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  • About
  • The Global ETD Search service is a free service for researchers to find electronic theses and dissertations. This service is provided by the Networked Digital Library of Theses and Dissertations.
    Our metadata is collected from universities around the world. If you manage a university/consortium/country archive and want to be added, details can be found on the NDLTD website.

Habitat refuges and the management of predators for conservation

Carter, Stephen Paul January 2002 (has links)
No description available.

Rodent ecology and seed predation in logged and unlogged forest, Uganda

Stanford, Angela January 2000 (has links)
No description available.

Population models with harvesting and delay stability of equilibria /

Astaburuaga, Maria Angelica. January 1978 (has links)
Thesis--Wisconsin. / Vita. Includes bibliographical references.

Effects of risk on foragers a simulation /

Niemeyer, Nancy Marie. January 1984 (has links)
Thesis (M.S.)--University of Wisconsin--Madison, 1984. / Typescript. eContent provider-neutral record in process. Description based on print version record. Includes bibliographical references (leaves 69-75).

Resource recovery delays in harvested predator-prey models

Griesmer, Stephen Joseph 11 1900 (has links)
This thesis investigates the effect of resource recovery delays, both continuous and discrete, on the behaviour and population dynamics of harvested predator-prey systems. Three models were tested with respect to local stability, global stability, and state-space trajectories. The method of D-partitions was used to determine local stability properties while simulations were performed to discover global properties. Generally, delays were found to induce multiple transitions between locally stable and unstable equilibria as harvest rates are changed. This phenomenon occurred under the management strategies of constant-effort harvesting and constant-quota stocking and harvesting. In addition, in the predator-prey models with delay, a high conversion efficiency and a high satiation limit for the predators can effect instability; this is not possible without delays. Global investigations confirmed the local results and extended them to the simultaneous harvesting of the predator and prey for constant-quota harvesting and stocking. The simulations also showed bifurcations in limit cycles as the carrying capacity was altered and as the stocking rates were varied. Nutrient-limited phytoplankton cultures in chemostats were analyzed with the mathematical techniques. It is shown that multiple stability transitions with changes in dilution rates are theoretically possible but observed delays are not large enough to produce this behaviour. / Graduate and Postdoctoral Studies / Graduate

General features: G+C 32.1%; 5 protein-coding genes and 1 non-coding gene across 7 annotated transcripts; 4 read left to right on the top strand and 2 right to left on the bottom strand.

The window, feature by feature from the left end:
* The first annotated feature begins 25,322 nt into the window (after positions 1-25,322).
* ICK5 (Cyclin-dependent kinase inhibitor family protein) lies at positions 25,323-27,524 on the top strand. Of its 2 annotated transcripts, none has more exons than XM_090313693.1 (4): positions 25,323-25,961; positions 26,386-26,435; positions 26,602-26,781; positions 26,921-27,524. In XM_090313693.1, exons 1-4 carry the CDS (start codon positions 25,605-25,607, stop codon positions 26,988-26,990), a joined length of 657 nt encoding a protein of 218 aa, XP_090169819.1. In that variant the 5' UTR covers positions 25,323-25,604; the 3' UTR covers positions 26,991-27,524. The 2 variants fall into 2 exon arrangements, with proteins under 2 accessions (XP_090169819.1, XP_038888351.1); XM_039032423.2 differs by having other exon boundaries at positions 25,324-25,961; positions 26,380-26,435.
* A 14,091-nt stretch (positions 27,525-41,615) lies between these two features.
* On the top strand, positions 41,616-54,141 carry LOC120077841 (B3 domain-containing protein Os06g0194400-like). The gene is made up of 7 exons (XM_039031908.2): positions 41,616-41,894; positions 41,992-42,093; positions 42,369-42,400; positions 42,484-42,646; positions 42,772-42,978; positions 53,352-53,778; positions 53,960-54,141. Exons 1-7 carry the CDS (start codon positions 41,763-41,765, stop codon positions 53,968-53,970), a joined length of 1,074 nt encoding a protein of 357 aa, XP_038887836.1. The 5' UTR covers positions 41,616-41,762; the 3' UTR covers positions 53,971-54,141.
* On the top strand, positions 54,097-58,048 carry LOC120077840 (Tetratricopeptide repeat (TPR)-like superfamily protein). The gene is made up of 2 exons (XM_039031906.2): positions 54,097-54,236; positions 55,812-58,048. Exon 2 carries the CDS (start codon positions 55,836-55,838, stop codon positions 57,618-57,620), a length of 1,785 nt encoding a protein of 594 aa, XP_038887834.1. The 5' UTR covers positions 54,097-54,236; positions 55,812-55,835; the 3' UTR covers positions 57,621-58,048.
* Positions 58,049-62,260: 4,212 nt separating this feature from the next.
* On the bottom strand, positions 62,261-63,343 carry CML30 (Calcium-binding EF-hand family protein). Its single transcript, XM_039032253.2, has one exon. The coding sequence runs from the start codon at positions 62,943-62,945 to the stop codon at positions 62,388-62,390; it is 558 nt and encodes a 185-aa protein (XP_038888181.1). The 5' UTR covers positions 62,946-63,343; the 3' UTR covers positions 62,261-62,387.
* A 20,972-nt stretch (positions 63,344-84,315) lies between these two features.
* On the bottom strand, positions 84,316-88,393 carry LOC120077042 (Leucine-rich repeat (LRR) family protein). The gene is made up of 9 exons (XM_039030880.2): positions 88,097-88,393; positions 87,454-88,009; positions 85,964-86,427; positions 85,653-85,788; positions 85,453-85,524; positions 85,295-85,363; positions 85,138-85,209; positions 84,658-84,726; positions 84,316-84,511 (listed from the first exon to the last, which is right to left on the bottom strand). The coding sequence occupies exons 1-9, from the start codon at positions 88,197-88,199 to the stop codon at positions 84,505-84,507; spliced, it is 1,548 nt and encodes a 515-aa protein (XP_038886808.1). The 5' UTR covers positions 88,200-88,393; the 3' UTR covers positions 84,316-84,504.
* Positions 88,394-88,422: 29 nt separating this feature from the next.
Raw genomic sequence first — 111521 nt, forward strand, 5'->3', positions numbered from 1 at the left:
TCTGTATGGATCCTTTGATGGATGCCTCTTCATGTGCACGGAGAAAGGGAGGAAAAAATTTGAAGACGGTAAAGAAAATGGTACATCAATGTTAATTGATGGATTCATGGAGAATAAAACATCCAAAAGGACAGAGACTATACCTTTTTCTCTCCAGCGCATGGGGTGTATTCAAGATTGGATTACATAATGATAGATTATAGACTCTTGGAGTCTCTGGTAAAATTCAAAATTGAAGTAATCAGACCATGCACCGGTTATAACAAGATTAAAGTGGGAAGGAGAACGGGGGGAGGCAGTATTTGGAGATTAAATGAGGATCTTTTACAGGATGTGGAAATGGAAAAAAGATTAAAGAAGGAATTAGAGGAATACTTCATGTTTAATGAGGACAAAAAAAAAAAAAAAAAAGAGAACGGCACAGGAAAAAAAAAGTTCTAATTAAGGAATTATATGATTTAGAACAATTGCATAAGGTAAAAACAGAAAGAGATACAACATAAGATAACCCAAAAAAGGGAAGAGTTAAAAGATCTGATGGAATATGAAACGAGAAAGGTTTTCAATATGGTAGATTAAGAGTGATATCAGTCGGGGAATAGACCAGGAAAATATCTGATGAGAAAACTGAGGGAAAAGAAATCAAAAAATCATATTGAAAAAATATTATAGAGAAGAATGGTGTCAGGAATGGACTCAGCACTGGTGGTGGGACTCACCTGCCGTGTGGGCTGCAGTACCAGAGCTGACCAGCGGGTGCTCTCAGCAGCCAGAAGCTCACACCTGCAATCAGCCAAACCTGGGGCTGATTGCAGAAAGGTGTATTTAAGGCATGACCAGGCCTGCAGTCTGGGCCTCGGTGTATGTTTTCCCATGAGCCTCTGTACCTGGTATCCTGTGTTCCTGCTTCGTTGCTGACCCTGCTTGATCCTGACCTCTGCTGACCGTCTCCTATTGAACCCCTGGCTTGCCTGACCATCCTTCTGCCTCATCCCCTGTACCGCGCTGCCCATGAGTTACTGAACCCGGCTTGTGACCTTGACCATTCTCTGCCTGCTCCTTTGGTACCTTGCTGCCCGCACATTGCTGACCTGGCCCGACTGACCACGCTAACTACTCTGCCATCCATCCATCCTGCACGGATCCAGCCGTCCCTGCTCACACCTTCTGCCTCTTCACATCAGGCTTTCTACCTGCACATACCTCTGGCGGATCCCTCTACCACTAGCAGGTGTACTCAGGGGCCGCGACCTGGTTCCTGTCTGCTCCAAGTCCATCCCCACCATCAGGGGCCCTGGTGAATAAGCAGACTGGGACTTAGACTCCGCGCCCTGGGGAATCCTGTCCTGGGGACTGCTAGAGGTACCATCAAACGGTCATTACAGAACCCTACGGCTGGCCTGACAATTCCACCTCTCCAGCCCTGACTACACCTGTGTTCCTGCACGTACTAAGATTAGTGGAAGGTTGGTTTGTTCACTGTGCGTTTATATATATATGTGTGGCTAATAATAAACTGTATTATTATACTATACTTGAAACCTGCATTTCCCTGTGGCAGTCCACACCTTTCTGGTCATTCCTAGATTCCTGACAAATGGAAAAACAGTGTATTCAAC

Seed predation and potential dispersal of Ceratocaryum argenteum (Restionaceae) nuts by the striped mouse (Rhabdomys pumilio) / Joseph Douglas Mandla White

White, Joseph Douglas Mandla January 2013 (has links)
This study aimed to better understand the role of rodents as seed predators and dispersers in the fynbos biome at De Hoop Nature Reserve, South Africa in May and June, 2013. Based on previous studies I hypothesised that the large, nut-like seeds of Ceratocaryum argenteum (Restionaceae) are scatter-hoarded by rodents and that rodent seed choices and seed fates are affected by seed size and hull thickness. Field trials using three seed types showed that smaller seeds with a high reward and low processing cost were consumed significantly(p<0.01) more than large, thick hulled seeds. Application of wire tags to facilitate discovery of relocated seeds had no significant influence on seed choice (p>0.05), but further research should be conducted to determine if spooling of C. argenteum seeds influences rodent seed choice. Smaller seeds with a high-reward and low processing cost showed a significantly greater percentage of usage (p<0.01) where seed stations were encountered and exploited. Rhabdomys pumilio was confirmed as being the most common murid at the study site, however, it seems unlikely that it scatter-hoards C. argenteum seeds, as no consumption or burial of seeds was observed. However, R. pumilio did show an interest in C. argenteum seeds and attempted to consume some seeds or carried seeds over distances not significantly different (p>0.05) from the observed distances between nearest neighbour C.argenteum plants before discarding them on the soil. Additionally, the maximum distance R. pumilio moved C. argenteum seeds was commensurate with the maximum distance between nearest neighbour C. argenteum stands, so the end fate of the seeds remains unknown. Further research should account for seasonal variability in scatter-hoarding behaviour.